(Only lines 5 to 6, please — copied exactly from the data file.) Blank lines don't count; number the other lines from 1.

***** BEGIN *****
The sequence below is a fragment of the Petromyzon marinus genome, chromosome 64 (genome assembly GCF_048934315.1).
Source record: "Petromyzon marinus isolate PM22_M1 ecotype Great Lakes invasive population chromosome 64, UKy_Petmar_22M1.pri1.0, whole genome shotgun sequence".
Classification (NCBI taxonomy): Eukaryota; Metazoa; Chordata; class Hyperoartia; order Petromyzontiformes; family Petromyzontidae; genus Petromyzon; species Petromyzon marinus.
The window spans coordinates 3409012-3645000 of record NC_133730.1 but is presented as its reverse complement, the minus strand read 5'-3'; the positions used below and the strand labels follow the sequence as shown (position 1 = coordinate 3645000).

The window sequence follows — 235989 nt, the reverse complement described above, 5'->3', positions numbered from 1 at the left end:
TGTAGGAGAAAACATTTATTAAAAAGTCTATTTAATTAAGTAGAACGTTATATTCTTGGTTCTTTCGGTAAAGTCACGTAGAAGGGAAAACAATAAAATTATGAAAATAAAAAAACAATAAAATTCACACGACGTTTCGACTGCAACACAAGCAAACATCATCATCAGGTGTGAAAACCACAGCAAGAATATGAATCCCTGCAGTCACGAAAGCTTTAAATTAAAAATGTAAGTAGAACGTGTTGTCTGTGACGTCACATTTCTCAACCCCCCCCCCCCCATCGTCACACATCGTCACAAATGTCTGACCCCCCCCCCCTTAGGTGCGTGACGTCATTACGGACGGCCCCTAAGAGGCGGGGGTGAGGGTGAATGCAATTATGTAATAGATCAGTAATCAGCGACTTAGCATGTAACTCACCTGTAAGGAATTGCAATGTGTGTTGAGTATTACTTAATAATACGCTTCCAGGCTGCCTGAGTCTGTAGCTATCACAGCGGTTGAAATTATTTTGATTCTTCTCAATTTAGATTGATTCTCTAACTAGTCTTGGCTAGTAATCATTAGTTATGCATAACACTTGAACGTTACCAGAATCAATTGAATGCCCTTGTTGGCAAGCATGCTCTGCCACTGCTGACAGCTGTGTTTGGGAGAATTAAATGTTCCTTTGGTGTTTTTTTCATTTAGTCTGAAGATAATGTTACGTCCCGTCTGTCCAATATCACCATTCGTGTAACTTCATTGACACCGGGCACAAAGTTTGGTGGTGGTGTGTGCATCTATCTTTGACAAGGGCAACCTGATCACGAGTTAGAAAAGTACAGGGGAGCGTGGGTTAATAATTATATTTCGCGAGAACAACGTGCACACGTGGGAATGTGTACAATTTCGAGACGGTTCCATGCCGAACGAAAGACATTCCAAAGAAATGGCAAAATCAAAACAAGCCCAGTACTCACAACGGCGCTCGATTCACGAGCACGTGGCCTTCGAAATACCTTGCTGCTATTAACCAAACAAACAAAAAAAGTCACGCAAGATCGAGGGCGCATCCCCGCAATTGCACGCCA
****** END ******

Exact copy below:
The window sequence follows — 235989 nt, the reverse complement described above, 5'->3', positions numbered from 1 at the left end:
TGTAGGAGAAAACATTTATTAAAAAGTCTATTTAATTAAGTAGAACGTTATATTCTTGGTTCTTTCGGTAAAGTCACGTAGAAGGGAAAACAATAAAATTATGAAAATAAAAAAACAATAAAATTCACACGACGTTTCGACTGCAACACAAGCAAACATCATCATCAGGTGTGAAAACCACAGCAAGAATATGAATCCCTGCAGTCACGAAAGCTTTAAATTAAAAATGTAAGTAGAACGTGTTGTCTGTGACGTCACATTTCTCAACCCCCCCCCCCCCATCGTCACACATCGTCACAAATGTCTGACCCCCCCCCCCTTAGGTGCGTGACGTCATTACGGACGGCCCCTAAGAGGCGGGGGTGAGGGTGAATGCAATTATGTAATAGATCAGTAATCAGCGACTTAGCATGTAACTCACCTGTAAGGAATTGCAATGTGTGTTGAGTATTACTTAATAATACGCTTCCAGGCTGCCTGAGTCTGTAGCTATCACAGCGGTTGAAATTATTTTGATTCTTCTCAATTTAGATTGATTCTCTAACTAGTCTTGGCTAGTAATCATTAGTTATGCATAACACTTGAACGTTACCAGAATCAATTGAATGCCCTTGTTGGCAAGCATGCTCTGCCACTGCTGACAGCTGTGTTTGGGAGAATTAAATGTTCCTTTGGTGTTTTTTTCATTTAGTCTGAAGATAATGTTACGTCCCGTCTGTCCAATATCACCATTCGTGTAACTTCATTGACACCGGGCACAAAGTTTGGTGGTGGTGTGTGCATCTATCTTTGACAAGGGCAACCTGATCACGAGTTAGAAAAGTACAGGGGAGCGTGGGTTAATAATTATATTTCGCGAGAACAACGTGCACACGTGGGAATGTGTACAATTTCGAGACGGTTCCATGCCGAACGAAAGACATTCCAAAGAAATGGCAAAATCAAAACAAGCCCAGTACTCACAACGGCGCTCGATTCACGAGCACGTGGCCTTCGAAATACCTTGCTGCTATTAACCAAACAAACAAAAAAAGTCACGCAAGATCGAGGGCGCATCCCCGCAATTGCACGCCA